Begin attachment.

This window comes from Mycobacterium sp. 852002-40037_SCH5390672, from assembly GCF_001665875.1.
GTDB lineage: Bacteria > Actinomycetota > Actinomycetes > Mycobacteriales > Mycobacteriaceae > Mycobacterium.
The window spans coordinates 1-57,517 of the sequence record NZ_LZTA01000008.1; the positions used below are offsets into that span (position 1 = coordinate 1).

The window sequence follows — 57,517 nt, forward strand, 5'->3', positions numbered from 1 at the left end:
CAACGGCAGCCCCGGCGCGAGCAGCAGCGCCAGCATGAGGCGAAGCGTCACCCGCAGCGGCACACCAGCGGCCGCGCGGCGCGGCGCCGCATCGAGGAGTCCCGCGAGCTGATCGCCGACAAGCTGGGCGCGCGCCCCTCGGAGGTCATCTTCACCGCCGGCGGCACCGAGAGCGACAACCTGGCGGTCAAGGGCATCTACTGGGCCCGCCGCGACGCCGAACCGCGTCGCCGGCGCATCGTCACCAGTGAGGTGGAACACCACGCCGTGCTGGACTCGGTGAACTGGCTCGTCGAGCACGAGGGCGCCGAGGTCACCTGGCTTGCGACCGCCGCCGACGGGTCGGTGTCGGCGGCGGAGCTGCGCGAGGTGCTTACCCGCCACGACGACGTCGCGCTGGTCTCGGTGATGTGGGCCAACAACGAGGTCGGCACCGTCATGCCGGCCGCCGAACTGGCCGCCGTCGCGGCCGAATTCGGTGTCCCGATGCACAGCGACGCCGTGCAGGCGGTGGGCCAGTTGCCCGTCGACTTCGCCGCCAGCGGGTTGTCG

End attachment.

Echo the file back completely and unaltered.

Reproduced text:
This window comes from Mycobacterium sp. 852002-40037_SCH5390672, from assembly GCF_001665875.1.
GTDB lineage: Bacteria > Actinomycetota > Actinomycetes > Mycobacteriales > Mycobacteriaceae > Mycobacterium.
The window spans coordinates 1-57,517 of the sequence record NZ_LZTA01000008.1; the positions used below are offsets into that span (position 1 = coordinate 1).

The window sequence follows — 57,517 nt, forward strand, 5'->3', positions numbered from 1 at the left end:
CAACGGCAGCCCCGGCGCGAGCAGCAGCGCCAGCATGAGGCGAAGCGTCACCCGCAGCGGCACACCAGCGGCCGCGCGGCGCGGCGCCGCATCGAGGAGTCCCGCGAGCTGATCGCCGACAAGCTGGGCGCGCGCCCCTCGGAGGTCATCTTCACCGCCGGCGGCACCGAGAGCGACAACCTGGCGGTCAAGGGCATCTACTGGGCCCGCCGCGACGCCGAACCGCGTCGCCGGCGCATCGTCACCAGTGAGGTGGAACACCACGCCGTGCTGGACTCGGTGAACTGGCTCGTCGAGCACGAGGGCGCCGAGGTCACCTGGCTTGCGACCGCCGCCGACGGGTCGGTGTCGGCGGCGGAGCTGCGCGAGGTGCTTACCCGCCACGACGACGTCGCGCTGGTCTCGGTGATGTGGGCCAACAACGAGGTCGGCACCGTCATGCCGGCCGCCGAACTGGCCGCCGTCGCGGCCGAATTCGGTGTCCCGATGCACAGCGACGCCGTGCAGGCGGTGGGCCAGTTGCCCGTCGACTTCGCCGCCAGCGGGTTGTCG